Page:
LAS VEGAS – In casinos around the country, staff talent shows give employees a chance to claim their own jackpots.
In Las Vegas this week, MGM Resorts International is taking the concept a step further, combining the talent show with the staff meeting. The result: Nine extravagant performances of a production called "Inspiring Our World."
MGM, the largest private employer in Nevada, is paying 50,000 employees from 10 area casinos to attend the show at the Mandalay Bay Events Center on the Las Vegas Strip.
In the $500,000 production, a dock worker plays electric violin in a song and dance number about the value of respecting one's co-workers. A training manager dons a sequined silver dress to sing a ballad about MGM's commitment to environmentally-friendly buildings.
On Monday, a security guard took to the stage that has hosted performers including Prince, Pavarotti and Bon Jovi to explain how he directs patrons to their destinations. He used a rope to illustrate his technique, first splitting it into two pieces, then three, then bringing it back into a single cord.
"This is one of the greatest experiences I've had in my whole life," said Michael Whitson, 50, who said he has worked at the MGM Grand for 16 years and practiced magic for 30.
Whitson was among the 70 employees selected through auditions to design and perform the show.
Casinos from Indiana to Florida regularly hold morale-boosting talent shows with payouts as large as $5,000. But this week's MGM show eschews the rivalry and prizes in favor of collaboration and teambuilding.
For CEO Jim Murren, these kinds of events play a key role in ensuring a competitive edge.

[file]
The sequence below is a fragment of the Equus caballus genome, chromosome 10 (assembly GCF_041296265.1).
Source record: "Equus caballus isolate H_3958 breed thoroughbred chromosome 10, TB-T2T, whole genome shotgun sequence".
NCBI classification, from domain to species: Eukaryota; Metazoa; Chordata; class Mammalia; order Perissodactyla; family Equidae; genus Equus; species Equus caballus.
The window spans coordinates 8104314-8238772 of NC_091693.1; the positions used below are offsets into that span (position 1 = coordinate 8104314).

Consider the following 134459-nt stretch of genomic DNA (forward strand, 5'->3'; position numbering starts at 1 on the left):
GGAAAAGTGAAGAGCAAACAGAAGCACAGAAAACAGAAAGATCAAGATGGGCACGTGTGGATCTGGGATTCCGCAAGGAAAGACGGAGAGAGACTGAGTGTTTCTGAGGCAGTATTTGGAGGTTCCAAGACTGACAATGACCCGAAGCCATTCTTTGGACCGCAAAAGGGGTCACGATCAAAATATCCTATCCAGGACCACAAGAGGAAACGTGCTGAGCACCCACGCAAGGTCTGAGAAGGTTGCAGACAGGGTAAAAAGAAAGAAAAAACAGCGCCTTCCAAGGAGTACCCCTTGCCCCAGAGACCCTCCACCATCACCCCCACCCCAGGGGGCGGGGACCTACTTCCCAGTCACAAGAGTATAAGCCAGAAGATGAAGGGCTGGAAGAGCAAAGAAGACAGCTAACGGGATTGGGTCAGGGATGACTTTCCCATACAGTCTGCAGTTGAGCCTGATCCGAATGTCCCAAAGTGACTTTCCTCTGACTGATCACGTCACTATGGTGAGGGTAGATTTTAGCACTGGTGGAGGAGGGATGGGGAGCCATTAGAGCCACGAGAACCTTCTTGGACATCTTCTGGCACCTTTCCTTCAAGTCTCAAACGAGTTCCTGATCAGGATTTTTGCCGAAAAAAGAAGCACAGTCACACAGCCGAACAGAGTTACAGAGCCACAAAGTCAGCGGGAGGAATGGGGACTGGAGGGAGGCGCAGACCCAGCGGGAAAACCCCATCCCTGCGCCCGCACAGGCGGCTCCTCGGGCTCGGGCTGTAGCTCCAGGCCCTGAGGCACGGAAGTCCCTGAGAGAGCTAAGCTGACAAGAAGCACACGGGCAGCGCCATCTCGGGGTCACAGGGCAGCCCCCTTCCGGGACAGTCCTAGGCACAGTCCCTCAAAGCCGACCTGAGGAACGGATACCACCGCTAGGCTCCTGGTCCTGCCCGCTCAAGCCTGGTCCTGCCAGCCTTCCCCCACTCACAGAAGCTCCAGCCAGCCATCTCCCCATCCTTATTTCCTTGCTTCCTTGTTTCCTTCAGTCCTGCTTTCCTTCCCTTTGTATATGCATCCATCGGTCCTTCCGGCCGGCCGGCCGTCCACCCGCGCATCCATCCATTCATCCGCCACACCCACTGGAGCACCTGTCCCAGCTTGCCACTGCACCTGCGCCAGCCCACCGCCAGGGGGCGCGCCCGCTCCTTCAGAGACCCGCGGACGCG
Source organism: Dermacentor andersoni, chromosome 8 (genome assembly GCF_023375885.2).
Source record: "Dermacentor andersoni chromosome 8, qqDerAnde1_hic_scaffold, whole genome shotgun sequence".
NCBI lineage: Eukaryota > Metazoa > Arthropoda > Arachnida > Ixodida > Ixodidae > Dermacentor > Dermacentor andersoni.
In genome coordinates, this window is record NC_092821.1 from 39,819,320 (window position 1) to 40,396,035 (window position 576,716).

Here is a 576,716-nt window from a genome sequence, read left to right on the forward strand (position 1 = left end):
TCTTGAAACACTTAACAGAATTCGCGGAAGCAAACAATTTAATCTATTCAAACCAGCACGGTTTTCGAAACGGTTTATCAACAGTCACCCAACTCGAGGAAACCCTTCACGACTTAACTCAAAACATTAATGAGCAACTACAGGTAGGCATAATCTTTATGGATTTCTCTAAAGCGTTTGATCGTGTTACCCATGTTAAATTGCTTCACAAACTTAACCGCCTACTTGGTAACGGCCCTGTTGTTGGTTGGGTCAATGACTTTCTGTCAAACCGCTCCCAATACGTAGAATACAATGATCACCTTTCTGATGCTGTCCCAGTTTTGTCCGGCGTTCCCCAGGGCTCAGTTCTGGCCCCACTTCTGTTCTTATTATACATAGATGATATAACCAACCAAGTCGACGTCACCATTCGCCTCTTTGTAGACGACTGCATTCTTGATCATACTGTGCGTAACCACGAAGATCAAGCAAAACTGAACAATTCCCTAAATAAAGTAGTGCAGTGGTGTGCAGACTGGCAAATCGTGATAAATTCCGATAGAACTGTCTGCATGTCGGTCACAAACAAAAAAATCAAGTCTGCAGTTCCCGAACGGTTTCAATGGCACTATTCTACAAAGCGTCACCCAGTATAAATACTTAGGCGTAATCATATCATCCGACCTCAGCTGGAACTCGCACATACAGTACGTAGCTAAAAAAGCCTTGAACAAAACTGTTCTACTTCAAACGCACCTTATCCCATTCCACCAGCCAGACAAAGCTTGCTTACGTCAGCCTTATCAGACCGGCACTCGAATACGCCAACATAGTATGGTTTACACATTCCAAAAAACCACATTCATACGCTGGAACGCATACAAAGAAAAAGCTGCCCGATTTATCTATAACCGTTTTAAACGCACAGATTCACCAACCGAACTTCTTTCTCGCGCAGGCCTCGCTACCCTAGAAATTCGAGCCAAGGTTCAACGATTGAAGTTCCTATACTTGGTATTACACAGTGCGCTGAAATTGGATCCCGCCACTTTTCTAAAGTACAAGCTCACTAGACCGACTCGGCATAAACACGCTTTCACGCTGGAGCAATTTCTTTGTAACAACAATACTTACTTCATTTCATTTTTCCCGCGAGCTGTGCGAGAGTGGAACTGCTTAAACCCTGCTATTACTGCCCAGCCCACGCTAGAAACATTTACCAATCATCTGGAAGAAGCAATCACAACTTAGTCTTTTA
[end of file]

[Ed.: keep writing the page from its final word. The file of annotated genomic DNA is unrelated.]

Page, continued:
Sitting in the Mandalay Bay greenroom before his cameo on stage, Murren linked the decade-long staff diversity program to lowered absenteeism, shorter service times and increased retention.
"I think more than most industries, we recognize that the experience is core to the business model," said Murren, who had traded his suit and tie for a long-sleeved black polo shirt embossed with the MGM logo. "The delivery of that experience comes from the employees. And if your employees aren't engaged and feeling good about the work environment, then they can't possibly be the kind of ambassadors to the customers that you would want."
In addition to promoting corporate values like recycling and customer service, show also features nods to diversity. Employees told stories of overcoming prejudice, and presented a clip show featuring Martin Luther King Jr. and labor leader Cesar Chavez.
Cage cashier Chris Tacktay played the drums in a number celebrating recognition of differences.
Tacktay, 23, hopes his skills will one day land him in the procession show "Blue Man Group."
But for now he has a smaller-scale ambition, one shared by many of his fellow staff performers: A road trip to MGM Grand Detroit.